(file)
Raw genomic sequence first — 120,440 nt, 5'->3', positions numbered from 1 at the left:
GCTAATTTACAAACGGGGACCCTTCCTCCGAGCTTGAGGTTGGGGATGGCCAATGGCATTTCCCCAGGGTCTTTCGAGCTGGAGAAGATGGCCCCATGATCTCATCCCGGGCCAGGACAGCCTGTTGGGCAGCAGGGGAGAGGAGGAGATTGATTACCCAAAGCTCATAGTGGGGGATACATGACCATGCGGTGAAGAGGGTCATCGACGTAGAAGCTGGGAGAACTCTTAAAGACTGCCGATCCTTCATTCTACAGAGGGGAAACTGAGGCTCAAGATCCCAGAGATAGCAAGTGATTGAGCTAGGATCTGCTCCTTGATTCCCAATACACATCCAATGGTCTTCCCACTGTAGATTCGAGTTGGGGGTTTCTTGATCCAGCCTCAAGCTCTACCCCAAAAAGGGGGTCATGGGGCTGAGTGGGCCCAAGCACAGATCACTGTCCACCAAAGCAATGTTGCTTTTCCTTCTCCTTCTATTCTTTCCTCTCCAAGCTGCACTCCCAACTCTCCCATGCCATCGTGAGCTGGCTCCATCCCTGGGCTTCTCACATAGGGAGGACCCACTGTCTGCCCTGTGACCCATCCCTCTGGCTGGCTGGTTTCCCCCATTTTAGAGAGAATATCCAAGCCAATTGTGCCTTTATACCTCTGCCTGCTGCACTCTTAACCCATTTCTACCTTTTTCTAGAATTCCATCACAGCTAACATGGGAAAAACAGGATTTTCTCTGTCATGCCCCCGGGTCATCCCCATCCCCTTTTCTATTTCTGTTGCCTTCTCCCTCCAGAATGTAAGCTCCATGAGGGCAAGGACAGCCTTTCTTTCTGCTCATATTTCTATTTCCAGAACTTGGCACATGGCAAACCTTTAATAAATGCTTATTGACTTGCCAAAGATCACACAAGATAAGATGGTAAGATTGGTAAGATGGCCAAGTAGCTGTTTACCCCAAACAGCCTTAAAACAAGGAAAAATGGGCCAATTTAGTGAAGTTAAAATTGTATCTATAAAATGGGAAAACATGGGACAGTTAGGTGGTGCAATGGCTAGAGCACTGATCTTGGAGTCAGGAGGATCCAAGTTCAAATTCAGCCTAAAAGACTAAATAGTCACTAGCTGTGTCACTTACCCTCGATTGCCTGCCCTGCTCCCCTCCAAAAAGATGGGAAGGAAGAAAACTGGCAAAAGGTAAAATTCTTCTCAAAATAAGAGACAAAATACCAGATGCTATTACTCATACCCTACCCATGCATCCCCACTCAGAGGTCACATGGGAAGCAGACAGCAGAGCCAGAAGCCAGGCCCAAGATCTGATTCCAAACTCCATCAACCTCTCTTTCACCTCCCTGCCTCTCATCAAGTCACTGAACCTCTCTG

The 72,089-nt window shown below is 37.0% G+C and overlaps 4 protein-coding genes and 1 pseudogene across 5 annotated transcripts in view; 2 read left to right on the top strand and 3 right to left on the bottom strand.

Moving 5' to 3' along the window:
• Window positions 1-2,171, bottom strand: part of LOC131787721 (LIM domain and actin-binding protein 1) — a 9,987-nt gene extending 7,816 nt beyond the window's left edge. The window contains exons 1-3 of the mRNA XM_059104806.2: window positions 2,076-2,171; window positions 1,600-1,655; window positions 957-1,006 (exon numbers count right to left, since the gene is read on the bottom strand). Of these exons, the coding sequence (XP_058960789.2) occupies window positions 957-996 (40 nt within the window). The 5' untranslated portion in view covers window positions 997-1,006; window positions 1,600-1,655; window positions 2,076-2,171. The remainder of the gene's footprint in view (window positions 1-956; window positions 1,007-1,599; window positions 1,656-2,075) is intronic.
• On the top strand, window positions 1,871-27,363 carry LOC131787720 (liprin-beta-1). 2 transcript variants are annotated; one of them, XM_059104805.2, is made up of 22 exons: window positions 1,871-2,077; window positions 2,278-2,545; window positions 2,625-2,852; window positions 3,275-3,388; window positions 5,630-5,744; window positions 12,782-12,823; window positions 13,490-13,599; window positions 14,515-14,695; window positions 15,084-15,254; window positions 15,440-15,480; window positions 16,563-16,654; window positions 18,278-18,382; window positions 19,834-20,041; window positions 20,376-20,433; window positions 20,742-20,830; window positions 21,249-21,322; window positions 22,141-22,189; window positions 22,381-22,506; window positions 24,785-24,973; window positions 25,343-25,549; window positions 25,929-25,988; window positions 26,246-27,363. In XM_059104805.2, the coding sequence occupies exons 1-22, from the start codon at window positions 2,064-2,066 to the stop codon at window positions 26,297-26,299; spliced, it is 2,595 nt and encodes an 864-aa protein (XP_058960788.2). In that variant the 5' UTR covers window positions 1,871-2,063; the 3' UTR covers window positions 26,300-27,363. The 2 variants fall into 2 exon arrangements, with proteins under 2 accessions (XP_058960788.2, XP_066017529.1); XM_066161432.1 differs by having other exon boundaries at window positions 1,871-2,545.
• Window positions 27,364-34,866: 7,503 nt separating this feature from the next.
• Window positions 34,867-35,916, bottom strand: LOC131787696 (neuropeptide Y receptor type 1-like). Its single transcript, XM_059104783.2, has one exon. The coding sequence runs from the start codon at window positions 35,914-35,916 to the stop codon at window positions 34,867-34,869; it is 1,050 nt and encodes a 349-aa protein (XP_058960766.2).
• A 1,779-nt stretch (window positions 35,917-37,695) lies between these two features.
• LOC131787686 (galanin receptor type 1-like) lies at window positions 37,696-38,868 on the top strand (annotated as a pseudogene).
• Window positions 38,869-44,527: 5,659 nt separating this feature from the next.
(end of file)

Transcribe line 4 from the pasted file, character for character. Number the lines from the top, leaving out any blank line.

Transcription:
Moving 5' to 3' along the window: